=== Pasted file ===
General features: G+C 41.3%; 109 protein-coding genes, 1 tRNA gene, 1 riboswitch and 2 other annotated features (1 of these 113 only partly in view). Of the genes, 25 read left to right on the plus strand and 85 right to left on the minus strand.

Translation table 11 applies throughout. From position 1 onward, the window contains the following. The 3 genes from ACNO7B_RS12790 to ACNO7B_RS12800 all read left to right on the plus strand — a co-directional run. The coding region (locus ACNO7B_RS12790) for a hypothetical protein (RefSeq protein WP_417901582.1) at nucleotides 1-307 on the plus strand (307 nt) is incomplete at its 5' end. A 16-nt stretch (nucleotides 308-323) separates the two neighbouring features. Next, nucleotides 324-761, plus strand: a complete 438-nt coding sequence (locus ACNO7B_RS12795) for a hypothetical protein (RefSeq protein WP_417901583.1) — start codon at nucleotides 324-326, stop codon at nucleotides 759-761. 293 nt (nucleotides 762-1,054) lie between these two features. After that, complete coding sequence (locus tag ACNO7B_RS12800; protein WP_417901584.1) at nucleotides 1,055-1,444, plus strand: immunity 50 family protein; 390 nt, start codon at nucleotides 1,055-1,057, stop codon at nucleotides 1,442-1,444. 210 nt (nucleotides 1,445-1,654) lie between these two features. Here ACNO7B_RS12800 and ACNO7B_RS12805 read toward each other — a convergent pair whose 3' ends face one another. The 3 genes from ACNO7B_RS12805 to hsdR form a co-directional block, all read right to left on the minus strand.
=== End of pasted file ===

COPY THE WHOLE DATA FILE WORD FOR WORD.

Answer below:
General features: G+C 41.3%; 109 protein-coding genes, 1 tRNA gene, 1 riboswitch and 2 other annotated features (1 of these 113 only partly in view). Of the genes, 25 read left to right on the plus strand and 85 right to left on the minus strand.

Translation table 11 applies throughout. From position 1 onward, the window contains the following. The 3 genes from ACNO7B_RS12790 to ACNO7B_RS12800 all read left to right on the plus strand — a co-directional run. The coding region (locus ACNO7B_RS12790) for a hypothetical protein (RefSeq protein WP_417901582.1) at nucleotides 1-307 on the plus strand (307 nt) is incomplete at its 5' end. A 16-nt stretch (nucleotides 308-323) separates the two neighbouring features. Next, nucleotides 324-761, plus strand: a complete 438-nt coding sequence (locus ACNO7B_RS12795) for a hypothetical protein (RefSeq protein WP_417901583.1) — start codon at nucleotides 324-326, stop codon at nucleotides 759-761. 293 nt (nucleotides 762-1,054) lie between these two features. After that, complete coding sequence (locus tag ACNO7B_RS12800; protein WP_417901584.1) at nucleotides 1,055-1,444, plus strand: immunity 50 family protein; 390 nt, start codon at nucleotides 1,055-1,057, stop codon at nucleotides 1,442-1,444. 210 nt (nucleotides 1,445-1,654) lie between these two features. Here ACNO7B_RS12800 and ACNO7B_RS12805 read toward each other — a convergent pair whose 3' ends face one another. The 3 genes from ACNO7B_RS12805 to hsdR form a co-directional block, all read right to left on the minus strand.